Britain’s police once again fails to protect minorities and uphold the law

This is a post I didn’t want to make. Yet the reaction (or more precisely non-reaction) by the British Police has made it inevitable.

Is anyone going to go to the dentist in the near future? Then beware: Muslim dentists have been incited by an imam to mistreat their gay patients. So maybe you should carefully double-check your dentist’s background.

But if you’d thought that it can’t get any worse than an Imam inciting Muslim dentists to mistreat their gay patients, you’d be wrong. You’d been off the truth by several miles.

Not one preacher but several of those imams who had visited London have a proven track record of preaching “death to gays”. But none of the imams was arrested for hate speech like everyone else would have been. The law is seemingly irrelevant as long as it is a Muslim transgressing it.

If you thought that the British Police is generally hesitant in taking action because of hate-crimes or hate-speech than again I have to prove you wrong. Police in Britain have arrested an elderly lady of 85 years for shouting outside a mosque, five men have been arrested after having set up a page on a social networking site asking for all Muslims to be thrown out of Wales, people have repeatedly been arrested for posting offensive messages on twitter. In this context “offensive” is defined as anything anti-Islam or anti-Muslim. This definition is also strictly applied during times of high tension like after the attack on the unarmed Lee Rigby by two Muslim savages (who by the way still have the guts to plead to not guilty).

So ask yourself what is the worse offence someone asking for a certain group to be removed from wales or someone demanding a certain group be killed. Yup, we all know the answer that British police will give.

But the best thing or the most ironic thing about the typical double standard employed is that British police official have said in the past that:

“The comments were directed against some part of the community. Such comments are not acceptable and they negatively affect the Bristol community”

Calls for gay patients to be mistreated and for gays to be killed in a gruesome way are certainly in no way directed against anyone and as such those calls surely wouldn’t negatively affect anyone in Britain. – Except for maybe a few gays but who cares about gays?

Muslims calling for lethal violence against gays, the police not bothering to do anything about and none of the self-proclaimed anti-fascist organisations like “Unite Against Fascism” (UAF) willing to stand up for homosexuals that’s hardly news for any gay residing in Britain.

But what comes as a surprise is the fact that it wasn’t the East London Mosque (which is known to nearly all LGBT residents as a place of notoriously vile and disgusting hate speech as well as its ties with terrorists) hosting the event but the Edmonton Islamic Centre.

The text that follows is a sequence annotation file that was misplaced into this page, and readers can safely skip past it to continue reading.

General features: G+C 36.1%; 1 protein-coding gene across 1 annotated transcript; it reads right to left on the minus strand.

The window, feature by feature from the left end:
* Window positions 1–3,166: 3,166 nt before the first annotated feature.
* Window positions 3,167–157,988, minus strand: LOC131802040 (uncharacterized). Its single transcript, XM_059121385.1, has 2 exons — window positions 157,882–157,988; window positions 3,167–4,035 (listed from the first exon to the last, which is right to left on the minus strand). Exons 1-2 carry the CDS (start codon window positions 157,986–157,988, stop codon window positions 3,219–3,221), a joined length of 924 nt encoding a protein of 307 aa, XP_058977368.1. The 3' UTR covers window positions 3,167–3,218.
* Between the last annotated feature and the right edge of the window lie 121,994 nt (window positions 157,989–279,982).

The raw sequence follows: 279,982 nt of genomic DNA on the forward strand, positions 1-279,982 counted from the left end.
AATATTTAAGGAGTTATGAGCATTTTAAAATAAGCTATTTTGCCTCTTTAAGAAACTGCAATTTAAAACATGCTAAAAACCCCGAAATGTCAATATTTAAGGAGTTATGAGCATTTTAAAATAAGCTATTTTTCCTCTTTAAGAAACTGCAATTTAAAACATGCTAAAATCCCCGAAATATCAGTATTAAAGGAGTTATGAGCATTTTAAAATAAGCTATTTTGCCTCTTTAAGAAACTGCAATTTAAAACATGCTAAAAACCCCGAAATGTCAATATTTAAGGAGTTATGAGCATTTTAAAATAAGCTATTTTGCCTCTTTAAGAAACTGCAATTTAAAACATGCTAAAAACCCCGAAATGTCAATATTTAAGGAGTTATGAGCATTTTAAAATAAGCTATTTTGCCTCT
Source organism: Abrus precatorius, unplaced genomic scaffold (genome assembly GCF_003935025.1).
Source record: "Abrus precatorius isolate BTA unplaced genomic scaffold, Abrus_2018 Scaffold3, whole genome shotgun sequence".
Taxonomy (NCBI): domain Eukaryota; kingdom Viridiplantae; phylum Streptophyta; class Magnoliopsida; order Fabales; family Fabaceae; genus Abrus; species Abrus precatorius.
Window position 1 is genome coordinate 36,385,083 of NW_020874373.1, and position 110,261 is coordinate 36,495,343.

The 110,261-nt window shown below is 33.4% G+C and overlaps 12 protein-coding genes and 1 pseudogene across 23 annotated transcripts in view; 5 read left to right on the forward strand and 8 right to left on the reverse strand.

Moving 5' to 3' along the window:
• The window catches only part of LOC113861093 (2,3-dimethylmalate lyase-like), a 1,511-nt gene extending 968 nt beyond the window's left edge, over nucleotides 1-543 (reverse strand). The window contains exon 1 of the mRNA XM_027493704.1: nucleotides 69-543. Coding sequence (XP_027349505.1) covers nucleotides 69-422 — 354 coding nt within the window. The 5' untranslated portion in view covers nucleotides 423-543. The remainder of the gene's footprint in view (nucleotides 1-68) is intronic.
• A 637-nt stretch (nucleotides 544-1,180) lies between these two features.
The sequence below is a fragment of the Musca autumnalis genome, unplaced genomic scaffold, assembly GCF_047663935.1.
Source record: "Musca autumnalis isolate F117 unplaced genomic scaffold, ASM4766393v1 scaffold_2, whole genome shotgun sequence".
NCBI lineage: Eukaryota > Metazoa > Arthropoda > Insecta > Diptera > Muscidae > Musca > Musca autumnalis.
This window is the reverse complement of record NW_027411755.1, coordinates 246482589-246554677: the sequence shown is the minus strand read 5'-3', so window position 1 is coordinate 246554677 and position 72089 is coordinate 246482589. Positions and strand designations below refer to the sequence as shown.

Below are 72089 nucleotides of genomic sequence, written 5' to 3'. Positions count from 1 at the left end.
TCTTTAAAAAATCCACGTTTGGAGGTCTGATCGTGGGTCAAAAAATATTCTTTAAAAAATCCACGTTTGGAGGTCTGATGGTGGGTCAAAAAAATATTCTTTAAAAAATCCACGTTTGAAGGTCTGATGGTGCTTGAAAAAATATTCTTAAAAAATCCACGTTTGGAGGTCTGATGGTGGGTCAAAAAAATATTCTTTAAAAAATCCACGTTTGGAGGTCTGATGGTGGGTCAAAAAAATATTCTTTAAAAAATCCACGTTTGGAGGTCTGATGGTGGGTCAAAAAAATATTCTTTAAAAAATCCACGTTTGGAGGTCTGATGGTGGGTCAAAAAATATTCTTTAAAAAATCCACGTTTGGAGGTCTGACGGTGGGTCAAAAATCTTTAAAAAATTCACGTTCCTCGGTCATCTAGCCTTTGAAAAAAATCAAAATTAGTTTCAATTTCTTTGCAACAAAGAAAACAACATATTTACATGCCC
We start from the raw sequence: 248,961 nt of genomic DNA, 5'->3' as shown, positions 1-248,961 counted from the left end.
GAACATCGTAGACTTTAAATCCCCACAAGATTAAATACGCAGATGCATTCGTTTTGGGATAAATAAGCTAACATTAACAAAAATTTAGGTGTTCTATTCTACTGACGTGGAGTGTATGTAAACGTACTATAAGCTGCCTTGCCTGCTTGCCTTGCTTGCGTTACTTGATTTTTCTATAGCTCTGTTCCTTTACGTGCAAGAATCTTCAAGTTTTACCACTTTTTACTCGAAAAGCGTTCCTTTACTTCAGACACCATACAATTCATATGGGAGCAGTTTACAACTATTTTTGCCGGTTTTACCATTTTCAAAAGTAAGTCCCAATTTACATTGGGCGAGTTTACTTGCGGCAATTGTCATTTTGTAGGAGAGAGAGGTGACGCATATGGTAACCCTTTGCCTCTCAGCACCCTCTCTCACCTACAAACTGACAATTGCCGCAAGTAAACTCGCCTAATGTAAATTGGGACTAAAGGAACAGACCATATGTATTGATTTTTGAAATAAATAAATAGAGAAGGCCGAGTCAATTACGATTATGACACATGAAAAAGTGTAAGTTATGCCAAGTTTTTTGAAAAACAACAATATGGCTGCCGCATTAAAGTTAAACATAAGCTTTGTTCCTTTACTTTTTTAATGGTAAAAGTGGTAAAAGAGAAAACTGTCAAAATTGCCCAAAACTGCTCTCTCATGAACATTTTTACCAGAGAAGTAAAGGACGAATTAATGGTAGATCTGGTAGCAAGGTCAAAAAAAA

Edmonton Islamic Centre
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About Kim Karlstein

Member of the gay conspiracy in one of the regional offices in the UK. The conspiracy you lately constantly heard about. Other than plotting how to take over world I have fairly normal hobbies. My gravatar is taken with thanks from wikimedia commons.
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16 Responses to Britain’s police once again fails to protect minorities and uphold the law

  1. alexkellyoc says:

    It kind of reminds me of Russia except that in Russia the whole situation’s even worse. Hate is indeed the most powerful weapon existing because it combines all of the bad in this world. Now this is a post, I personally didn’t want to come across to 😦

    • In the UK it is a mixture of hate & cowardice. Hate on the side those Muslims as mentioned in the text but cowardice on the side of the police and the councils. Neither the police nor the councils dare to interfere because they may be branded “racist”.
      It isn’t the first time that this problem surfaced. London had problems like that before (see the linked Telegraph articles about the East London Mosque) yet there wasn’t a serious investigation made by anyone.
      Another series of incidences I did not mention in the post was the labelling of parts of London das “gay free zones”. The BBC reported on the incidences but the wording could be considered hilarious if it wasn’t so serious. The gay-free zone stickers appear to spread a message of hate. (italics added). The BBC was also very quick to mention a few activists who did not wish to shift the blame to a specific community. (On the other hand I really do credit them for standing up to the stickers).
      A British LGBT news website also covered the incidences but also found one gay/bi Londoner to state that he has so far been attaack three times by Muslim youth but also included another statement by someone who thought that it wasn’t Muslims behind the gay-free zone stickers.
      But for the record police mentioned to identify the offender who is a Muslim holding funamentalist beliefs. There’s a good comment on the case which just led to a fine of £100.
      Maybe before you start reading you could make a guess with which mosque the offender was associated…

      So my hopes that the police would take all forms of hate speech seriously after the conviction in the gay-free zone case were smashed. But nevertheless I think that it is worthwhile to highlight such cases.

      (Should someone from the political correctness front read this: I’m not applying that all Muslims are homophobes. The very same way that Alex didn’t want to say that all Russians are homophobes.)

      • alexkellyoc says:

        Not all Russians are homophobes-you shall take t.A.T.u. for example-Yulia’s openly bisexual and Lena’s LGBT friendly. Some Russians are okay with that but the majority isn’t.
        I am half Russian so I feel ashamed to have such background knowing something as cruel as this happens in there.

        • yes… I thought I made clear that I do NOT think that all Russian are homophobes. Not all Muslime are either. Unfortunately it appears that at least a very vocal portion is.